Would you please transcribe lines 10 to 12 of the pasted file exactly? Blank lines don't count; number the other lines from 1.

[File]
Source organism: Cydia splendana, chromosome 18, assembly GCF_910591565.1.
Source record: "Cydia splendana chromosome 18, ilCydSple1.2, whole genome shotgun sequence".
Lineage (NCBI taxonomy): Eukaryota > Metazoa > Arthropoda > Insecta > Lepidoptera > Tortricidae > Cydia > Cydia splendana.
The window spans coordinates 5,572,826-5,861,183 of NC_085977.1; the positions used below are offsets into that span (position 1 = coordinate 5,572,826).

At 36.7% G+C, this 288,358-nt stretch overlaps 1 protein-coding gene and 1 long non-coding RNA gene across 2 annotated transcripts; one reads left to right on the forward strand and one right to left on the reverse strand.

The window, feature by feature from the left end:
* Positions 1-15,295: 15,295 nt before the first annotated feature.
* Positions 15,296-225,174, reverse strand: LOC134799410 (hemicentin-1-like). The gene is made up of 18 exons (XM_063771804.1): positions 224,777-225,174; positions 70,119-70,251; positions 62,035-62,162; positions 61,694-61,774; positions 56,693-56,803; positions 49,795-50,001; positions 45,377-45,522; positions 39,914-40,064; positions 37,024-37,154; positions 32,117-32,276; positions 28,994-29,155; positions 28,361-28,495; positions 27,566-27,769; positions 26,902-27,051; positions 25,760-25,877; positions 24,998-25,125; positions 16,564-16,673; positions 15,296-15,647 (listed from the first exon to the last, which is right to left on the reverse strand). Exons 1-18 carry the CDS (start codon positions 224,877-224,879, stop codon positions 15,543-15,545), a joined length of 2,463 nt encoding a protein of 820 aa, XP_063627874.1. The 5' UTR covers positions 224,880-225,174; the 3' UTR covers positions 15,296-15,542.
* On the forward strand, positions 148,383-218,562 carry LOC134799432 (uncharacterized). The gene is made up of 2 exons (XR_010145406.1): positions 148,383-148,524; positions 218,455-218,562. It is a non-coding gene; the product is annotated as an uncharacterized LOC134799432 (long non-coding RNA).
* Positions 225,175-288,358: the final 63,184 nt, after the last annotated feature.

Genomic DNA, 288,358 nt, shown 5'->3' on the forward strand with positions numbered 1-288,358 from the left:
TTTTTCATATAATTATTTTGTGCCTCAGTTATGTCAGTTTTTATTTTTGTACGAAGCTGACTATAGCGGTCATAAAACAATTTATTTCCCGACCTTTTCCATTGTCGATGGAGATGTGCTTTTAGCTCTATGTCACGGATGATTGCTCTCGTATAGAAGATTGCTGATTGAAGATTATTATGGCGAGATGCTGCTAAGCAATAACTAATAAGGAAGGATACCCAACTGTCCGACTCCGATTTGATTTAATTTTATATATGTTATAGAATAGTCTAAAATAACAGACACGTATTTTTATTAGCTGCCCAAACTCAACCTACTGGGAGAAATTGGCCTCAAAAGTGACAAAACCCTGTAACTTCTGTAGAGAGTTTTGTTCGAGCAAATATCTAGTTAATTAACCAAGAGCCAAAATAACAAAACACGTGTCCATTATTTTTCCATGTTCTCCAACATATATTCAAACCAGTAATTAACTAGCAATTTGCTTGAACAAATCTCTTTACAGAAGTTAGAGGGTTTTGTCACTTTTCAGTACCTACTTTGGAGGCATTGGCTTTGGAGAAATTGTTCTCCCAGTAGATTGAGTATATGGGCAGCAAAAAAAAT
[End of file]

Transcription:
* Positions 225,175-288,358: the final 63,184 nt, after the last annotated feature.

Genomic DNA, 288,358 nt, shown 5'->3' on the forward strand with positions numbered 1-288,358 from the left:
TTTTTCATATAATTATTTTGTGCCTCAGTTATGTCAGTTTTTATTTTTGTACGAAGCTGACTATAGCGGTCATAAAACAATTTATTTCCCGACCTTTTCCATTGTCGATGGAGATGTGCTTTTAGCTCTATGTCACGGATGATTGCTCTCGTATAGAAGATTGCTGATTGAAGATTATTATGGCGAGATGCTGCTAAGCAATAACTAATAAGGAAGGATACCCAACTGTCCGACTCCGATTTGATTTAATTTTATATATGTTATAGAATAGTCTAAAATAACAGACACGTATTTTTATTAGCTGCCCAAACTCAACCTACTGGGAGAAATTGGCCTCAAAAGTGACAAAACCCTGTAACTTCTGTAGAGAGTTTTGTTCGAGCAAATATCTAGTTAATTAACCAAGAGCCAAAATAACAAAACACGTGTCCATTATTTTTCCATGTTCTCCAACATATATTCAAACCAGTAATTAACTAGCAATTTGCTTGAACAAATCTCTTTACAGAAGTTAGAGGGTTTTGTCACTTTTCAGTACCTACTTTGGAGGCATTGGCTTTGGAGAAATTGTTCTCCCAGTAGATTGAGTATATGGGCAGCAAAAAAAAT